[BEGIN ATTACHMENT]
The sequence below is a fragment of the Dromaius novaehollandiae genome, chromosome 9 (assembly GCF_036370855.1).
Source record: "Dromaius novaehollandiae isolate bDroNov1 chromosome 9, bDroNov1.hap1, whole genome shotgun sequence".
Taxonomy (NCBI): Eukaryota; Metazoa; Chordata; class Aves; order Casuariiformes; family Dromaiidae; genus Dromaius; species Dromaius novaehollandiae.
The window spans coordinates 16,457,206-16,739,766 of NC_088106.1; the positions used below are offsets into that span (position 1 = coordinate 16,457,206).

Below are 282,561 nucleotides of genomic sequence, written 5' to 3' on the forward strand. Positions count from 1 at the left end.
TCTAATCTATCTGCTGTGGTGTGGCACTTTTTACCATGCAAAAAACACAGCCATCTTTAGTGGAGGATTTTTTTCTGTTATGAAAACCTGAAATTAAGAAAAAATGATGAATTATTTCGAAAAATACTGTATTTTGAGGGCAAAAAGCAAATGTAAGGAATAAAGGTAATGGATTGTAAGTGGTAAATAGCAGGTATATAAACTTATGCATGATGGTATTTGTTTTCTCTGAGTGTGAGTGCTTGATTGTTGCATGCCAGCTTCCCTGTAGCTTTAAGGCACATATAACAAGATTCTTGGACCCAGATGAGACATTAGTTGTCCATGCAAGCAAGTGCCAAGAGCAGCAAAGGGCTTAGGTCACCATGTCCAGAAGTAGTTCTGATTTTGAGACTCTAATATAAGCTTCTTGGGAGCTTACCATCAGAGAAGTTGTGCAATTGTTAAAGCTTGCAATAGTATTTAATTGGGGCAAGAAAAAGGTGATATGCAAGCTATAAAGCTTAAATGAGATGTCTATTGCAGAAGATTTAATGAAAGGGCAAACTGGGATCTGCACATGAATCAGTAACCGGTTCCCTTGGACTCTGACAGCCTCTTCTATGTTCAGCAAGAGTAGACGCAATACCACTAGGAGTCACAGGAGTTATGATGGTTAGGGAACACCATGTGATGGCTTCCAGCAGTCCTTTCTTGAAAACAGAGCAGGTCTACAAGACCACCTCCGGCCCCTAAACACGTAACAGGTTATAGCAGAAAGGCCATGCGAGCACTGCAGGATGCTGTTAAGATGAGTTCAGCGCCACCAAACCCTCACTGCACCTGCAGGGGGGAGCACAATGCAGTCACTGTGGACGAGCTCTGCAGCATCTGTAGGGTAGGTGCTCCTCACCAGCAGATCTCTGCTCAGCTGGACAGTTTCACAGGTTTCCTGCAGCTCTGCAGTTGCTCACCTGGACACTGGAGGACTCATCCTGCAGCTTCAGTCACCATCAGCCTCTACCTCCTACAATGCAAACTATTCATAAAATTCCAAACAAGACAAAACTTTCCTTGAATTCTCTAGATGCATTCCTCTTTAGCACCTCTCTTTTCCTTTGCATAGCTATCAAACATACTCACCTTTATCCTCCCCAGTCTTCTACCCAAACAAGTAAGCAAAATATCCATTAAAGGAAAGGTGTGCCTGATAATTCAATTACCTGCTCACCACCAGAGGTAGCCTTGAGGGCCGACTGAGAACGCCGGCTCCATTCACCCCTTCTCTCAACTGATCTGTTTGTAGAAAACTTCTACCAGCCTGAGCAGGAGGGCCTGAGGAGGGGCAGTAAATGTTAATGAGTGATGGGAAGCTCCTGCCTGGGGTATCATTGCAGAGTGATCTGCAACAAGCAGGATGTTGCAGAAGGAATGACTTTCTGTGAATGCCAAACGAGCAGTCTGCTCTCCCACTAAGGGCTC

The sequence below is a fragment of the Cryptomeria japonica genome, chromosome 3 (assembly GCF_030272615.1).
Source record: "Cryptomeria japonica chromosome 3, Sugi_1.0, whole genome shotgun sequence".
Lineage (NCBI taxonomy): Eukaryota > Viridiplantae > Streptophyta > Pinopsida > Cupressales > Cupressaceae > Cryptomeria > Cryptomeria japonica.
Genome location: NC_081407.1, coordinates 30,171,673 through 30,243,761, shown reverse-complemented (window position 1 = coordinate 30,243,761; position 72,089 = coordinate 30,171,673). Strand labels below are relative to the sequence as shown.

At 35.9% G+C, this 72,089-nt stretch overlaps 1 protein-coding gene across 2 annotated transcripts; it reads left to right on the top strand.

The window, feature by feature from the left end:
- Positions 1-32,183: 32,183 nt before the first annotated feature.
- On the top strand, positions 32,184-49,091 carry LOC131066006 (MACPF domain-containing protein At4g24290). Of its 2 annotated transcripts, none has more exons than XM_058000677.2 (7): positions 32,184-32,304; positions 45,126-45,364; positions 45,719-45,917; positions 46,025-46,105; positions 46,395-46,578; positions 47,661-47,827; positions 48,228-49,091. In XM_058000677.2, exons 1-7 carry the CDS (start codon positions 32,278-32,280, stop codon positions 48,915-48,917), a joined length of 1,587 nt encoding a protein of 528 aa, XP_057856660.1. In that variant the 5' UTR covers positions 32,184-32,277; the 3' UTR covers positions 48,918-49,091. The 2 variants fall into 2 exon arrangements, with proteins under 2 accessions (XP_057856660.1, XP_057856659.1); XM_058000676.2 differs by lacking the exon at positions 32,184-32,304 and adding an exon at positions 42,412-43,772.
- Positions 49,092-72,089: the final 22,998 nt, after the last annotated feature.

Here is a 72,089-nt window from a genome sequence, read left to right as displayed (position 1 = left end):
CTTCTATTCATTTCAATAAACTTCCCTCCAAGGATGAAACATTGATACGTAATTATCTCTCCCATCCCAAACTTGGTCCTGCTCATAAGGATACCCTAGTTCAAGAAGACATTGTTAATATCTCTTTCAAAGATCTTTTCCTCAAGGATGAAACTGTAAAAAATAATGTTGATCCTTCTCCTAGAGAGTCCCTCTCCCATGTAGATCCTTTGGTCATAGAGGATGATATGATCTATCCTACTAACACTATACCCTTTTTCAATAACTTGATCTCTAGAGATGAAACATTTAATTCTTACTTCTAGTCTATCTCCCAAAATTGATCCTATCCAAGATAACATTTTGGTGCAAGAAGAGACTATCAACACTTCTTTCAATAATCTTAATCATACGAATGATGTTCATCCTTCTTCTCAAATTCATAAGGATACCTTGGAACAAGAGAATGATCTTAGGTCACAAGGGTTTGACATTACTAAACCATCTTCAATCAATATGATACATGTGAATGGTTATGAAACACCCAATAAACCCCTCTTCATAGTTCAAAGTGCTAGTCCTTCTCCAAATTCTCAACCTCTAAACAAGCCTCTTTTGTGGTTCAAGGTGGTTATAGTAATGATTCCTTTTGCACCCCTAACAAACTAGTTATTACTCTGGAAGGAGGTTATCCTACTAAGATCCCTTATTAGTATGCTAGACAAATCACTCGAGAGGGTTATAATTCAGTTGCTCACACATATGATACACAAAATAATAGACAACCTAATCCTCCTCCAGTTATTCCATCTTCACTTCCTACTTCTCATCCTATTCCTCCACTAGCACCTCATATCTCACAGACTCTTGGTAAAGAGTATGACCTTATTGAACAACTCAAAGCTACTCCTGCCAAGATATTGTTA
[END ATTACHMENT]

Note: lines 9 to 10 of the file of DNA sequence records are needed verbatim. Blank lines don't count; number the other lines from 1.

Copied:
Lineage (NCBI taxonomy): Eukaryota > Viridiplantae > Streptophyta > Pinopsida > Cupressales > Cupressaceae > Cryptomeria > Cryptomeria japonica.
Genome location: NC_081407.1, coordinates 30,171,673 through 30,243,761, shown reverse-complemented (window position 1 = coordinate 30,243,761; position 72,089 = coordinate 30,171,673). Strand labels below are relative to the sequence as shown.